I reckon Tim made me laugh to some degree quite literally at least 150 times, maybe 200, and many of the gags could have made me laugh for far longer had Tim's style not conditioned the audience to stop laughing quickly so you can recover and prepare for the next onslaught. Some of the parts that got the biggest laughs came in the encore where Tim let drunken people in the audience make prats of themselves and he didn't need to do anything himself. I give the show 9½/10 at least and recommend it to any fan of wordplay, puns or silliness. (On the downside, the support act was
2) Giving people your LJ password not only compromises the integrity of your non-public entries, it compromises the integrity of anyone who chooses to share their non-public entries with you, especially if you view these non-public entries through your Friends list. The only person I ever told my LJ password to was heidi8, once, but then I changed it. Changing your LJ password frequently is a good thing.
Giving people your LJ password means that, if they want to, they can do any or all of: delete all your entries to date, retrospectively post entries in your name, post comments in your name, spread mistruths and - not to put too fine a point on it - commit crimes (such as ones pertaining to copyright infringements and/or illegal pornography) in your name. Most people wouldn't do that if they got your password. Some might, though, and asking for my password tends to make me assume the worst about you.
Making people's non-public entries public is reprehensible. On the other hand, there are very many tools to do so already, without there needing to be hysteria over any particular new tool which might happen to make this technique particularly easy. Part of the reason why the LJsphere is so wonderful is the openness and extensibility that LJ offers; I wouldn't want to restrict that openness and extensibility just because some of the applications that take advantage of it happen to be malicious. The challenge is to derive benign applications from malicious concepts. (If anything, it's surprising and heartening that there aren't famous trash-someone's-LJ-if-you-know-their-pas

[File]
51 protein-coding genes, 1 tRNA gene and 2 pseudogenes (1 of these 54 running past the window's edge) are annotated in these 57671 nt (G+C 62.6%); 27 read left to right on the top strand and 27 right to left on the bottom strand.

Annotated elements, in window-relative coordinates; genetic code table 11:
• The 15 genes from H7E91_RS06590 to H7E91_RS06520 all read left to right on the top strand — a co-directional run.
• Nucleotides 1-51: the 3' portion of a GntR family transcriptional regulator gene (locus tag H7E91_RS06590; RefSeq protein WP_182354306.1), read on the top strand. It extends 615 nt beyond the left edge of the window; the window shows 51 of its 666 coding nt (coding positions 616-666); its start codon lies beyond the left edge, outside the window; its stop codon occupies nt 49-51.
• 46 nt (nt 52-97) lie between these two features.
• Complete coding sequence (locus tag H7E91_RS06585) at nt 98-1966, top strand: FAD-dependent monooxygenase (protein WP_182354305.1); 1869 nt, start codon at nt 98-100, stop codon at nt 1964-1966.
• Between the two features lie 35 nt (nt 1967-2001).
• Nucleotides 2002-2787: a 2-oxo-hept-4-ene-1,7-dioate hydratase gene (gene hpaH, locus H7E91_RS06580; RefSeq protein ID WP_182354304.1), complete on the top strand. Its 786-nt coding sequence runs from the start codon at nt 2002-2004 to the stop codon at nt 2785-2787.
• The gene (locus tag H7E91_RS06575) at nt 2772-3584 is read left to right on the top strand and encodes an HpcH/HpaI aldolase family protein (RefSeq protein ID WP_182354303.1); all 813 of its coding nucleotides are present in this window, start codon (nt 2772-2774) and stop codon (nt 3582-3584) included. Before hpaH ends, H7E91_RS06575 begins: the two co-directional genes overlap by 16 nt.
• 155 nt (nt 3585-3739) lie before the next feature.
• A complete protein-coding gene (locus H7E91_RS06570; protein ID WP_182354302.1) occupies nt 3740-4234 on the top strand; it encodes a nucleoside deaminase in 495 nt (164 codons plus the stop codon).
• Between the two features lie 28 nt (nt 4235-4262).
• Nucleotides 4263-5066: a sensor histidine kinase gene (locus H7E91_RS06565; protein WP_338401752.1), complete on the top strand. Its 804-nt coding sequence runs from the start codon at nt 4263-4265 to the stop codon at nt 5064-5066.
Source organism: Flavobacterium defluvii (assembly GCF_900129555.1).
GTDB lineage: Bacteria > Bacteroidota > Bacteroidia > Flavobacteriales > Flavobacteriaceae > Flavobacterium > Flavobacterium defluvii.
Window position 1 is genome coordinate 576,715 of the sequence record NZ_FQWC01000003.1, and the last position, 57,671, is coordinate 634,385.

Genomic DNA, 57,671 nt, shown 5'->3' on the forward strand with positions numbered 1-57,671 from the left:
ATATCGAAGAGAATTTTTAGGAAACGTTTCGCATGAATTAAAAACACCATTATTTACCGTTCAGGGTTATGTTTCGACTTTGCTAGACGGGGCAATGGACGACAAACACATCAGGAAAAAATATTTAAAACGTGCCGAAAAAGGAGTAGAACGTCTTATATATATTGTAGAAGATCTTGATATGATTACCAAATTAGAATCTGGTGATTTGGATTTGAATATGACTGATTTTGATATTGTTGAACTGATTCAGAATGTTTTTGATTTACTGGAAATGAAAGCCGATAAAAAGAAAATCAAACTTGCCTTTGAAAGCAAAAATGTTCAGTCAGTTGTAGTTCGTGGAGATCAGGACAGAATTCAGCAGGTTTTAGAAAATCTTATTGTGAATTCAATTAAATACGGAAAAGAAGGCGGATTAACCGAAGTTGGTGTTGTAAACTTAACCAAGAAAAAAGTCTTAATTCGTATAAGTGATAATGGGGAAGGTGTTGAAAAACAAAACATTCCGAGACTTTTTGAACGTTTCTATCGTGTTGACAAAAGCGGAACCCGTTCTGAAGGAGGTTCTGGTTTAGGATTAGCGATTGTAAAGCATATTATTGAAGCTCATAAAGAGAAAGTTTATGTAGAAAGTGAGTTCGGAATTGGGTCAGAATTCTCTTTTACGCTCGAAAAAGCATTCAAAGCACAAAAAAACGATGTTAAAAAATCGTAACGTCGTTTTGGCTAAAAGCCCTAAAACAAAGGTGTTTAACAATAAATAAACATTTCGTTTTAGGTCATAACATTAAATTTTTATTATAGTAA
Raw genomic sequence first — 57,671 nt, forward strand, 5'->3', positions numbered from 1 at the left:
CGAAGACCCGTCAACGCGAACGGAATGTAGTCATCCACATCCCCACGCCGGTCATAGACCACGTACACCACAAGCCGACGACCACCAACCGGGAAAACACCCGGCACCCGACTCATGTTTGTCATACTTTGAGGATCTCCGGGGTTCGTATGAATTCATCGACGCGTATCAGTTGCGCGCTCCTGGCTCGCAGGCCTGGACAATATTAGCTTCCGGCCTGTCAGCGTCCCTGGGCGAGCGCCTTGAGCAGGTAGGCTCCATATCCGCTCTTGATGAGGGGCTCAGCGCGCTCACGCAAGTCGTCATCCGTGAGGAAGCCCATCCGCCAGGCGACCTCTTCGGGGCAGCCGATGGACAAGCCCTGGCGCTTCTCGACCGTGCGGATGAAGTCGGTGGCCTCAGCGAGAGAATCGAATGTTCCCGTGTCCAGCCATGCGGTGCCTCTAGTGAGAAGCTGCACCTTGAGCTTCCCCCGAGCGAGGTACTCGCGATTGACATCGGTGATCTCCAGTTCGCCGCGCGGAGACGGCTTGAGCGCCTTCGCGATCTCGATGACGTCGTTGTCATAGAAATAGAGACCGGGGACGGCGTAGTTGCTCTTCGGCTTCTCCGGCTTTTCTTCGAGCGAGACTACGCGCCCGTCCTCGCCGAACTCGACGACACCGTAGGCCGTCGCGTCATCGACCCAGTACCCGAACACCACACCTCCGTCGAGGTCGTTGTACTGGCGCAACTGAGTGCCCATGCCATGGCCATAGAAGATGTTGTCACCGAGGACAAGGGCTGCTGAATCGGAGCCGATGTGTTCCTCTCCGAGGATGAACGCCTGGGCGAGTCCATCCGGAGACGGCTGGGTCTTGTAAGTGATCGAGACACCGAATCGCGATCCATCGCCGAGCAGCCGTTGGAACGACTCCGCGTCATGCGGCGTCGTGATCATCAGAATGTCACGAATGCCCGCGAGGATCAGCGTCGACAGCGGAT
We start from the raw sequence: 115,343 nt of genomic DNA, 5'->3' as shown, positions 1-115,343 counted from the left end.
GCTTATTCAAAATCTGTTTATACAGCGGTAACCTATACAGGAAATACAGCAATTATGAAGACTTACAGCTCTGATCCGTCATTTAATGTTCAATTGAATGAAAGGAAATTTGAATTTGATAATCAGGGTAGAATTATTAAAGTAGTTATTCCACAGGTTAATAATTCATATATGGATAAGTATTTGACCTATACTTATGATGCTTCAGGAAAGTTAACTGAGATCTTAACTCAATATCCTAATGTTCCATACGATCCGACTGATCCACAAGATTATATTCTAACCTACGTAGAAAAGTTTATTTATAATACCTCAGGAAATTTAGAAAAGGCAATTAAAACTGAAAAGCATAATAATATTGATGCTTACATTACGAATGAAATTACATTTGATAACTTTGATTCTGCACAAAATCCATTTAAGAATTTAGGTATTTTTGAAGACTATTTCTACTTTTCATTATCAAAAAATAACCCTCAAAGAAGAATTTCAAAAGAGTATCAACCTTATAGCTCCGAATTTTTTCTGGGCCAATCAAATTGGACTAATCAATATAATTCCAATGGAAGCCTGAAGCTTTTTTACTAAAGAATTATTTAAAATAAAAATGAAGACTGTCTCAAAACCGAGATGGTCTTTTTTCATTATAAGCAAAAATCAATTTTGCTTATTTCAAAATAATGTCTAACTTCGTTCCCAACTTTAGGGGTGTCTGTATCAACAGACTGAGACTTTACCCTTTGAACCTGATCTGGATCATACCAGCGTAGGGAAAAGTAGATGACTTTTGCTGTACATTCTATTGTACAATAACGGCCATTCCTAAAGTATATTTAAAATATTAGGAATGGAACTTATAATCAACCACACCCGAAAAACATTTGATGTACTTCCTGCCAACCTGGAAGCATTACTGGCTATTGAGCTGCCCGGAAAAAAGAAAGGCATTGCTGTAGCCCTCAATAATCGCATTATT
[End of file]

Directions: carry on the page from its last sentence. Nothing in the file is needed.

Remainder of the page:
Besides, it's not as if the rules of etiquette aren't bent a little at times without any especial tools already, when the stakes are sufficiently high and/or the target is a sufficiently juicy and/or tempting one, or the etiquette-bender simply doesn't care about their reputation...
3) Are there ever discussions about (optionally) beefing up LJ security so that an attacker who knows your password cannot trash your LJ? I'm no security expert - in fact, it'll probably be immediately obvious that I don't know what I'm on about here - but I'm thinking idly about some sort of password-and-one-time-pad challenge-and-response series operation here. At one level, hey, it's only LJ, but, you know, LJ is non-specifically important.
4) Idea for an lj_nifty tool: LJKibo. Enter a term, and LJKibo generates a feed of all public posts to LJ mentioning the specified term. This should actually be easy to write, though I fear computationally very expensive to run - just filter the latest posts feed for the search term of your choice. I wouldn't be surprised if a version of this tool is being used already on a certain ten-letter name that I have no wish to mention in my post.